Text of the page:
Colonialism and Imperialism

Discipline: History
Instructor: Huffman
Credits: 3
Day: B
Start: 1425
End: 1540
Field Class: Day 2 - Thursday, 12 February | Vietnam Download Syllabus

Imperialism and colonialism fundamentally changed the nature of the world in the 1800s and 1900s. This course will study its causes, its nature, and its consequences, with a focus on several of the countries that we will visit. After a discussion of theoretical perspectives and a historical overview of the major empires, we will examine, comparatively, the role that imperialism played in Japan (itself an imperialist power), Hong Kong (Great Britain), Vietnam  (France, United States), Burma (Great Britain), South Africa (Great Britain), and Morocco (France, Spain). Special attention will be paid to the impact of colonialism on local life and politics, as well as to the continuing impact of imperialism in the post-colonial world. We will consider the question: Is the United States an imperialist power today?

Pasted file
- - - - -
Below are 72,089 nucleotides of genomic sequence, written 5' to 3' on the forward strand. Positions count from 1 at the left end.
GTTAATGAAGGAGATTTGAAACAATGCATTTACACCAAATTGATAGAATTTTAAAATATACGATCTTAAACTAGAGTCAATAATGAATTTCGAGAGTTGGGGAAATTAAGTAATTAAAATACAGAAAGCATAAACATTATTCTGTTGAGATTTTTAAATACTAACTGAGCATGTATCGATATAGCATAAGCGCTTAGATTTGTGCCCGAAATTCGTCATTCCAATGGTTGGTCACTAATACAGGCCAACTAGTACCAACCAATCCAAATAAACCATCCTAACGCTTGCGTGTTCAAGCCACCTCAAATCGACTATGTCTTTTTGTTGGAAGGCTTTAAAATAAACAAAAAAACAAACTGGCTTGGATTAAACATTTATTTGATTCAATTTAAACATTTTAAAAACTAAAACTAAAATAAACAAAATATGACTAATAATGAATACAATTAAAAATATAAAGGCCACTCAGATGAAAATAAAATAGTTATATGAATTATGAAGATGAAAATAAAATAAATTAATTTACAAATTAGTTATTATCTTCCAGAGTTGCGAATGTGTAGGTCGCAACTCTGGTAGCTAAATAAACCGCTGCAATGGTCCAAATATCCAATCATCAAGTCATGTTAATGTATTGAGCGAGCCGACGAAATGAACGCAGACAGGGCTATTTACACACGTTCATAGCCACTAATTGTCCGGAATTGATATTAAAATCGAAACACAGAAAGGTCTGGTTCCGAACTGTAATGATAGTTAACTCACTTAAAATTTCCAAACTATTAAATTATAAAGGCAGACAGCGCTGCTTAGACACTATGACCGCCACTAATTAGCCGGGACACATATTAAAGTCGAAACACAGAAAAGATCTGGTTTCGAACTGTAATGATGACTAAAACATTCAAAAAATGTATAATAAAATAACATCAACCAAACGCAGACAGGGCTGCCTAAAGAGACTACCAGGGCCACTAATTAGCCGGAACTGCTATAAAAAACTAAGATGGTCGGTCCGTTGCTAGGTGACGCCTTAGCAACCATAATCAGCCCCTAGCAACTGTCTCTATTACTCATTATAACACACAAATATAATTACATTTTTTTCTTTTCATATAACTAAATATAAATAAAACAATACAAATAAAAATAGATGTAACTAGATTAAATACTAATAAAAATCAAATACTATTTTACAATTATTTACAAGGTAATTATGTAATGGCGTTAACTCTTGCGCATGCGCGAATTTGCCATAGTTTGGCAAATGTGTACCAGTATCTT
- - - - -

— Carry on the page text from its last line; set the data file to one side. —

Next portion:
Field Class

Country: Vietnam
Day: 2 - Thursday, 12 February

We will begin the lab with a brief on-board discussion of museums and the ways in which they foster (and distort) memory. Then we will visit two important museums: the War Remnants Museum and the Ho Chi Minh City Fine Arts Museum. At each, we will attempt to understand not just the inherent interest of the artifacts but how the Vietnamese view themselves. To focus our attention, students will be asked to consider these questions:

  • What impact—positive, negative, and neutral—did colonialism have on the development of Vietnamese culture?
  • How did the influence of each of the different imperial powers—the Chinese, the French, the Japanese, and the Americans—differ?
  • What role did war play in shaping the way the Vietnamese saw their experience with imperialism?
Academic Objectives: 1. To understand the interplay between colonialism and local approaches to culture 2. To understand how various imperialist experiences shaped Vietnam in different ways 3. To understand how differently the Vietnamese War and imperialism are viewed in Vietnam and in the United States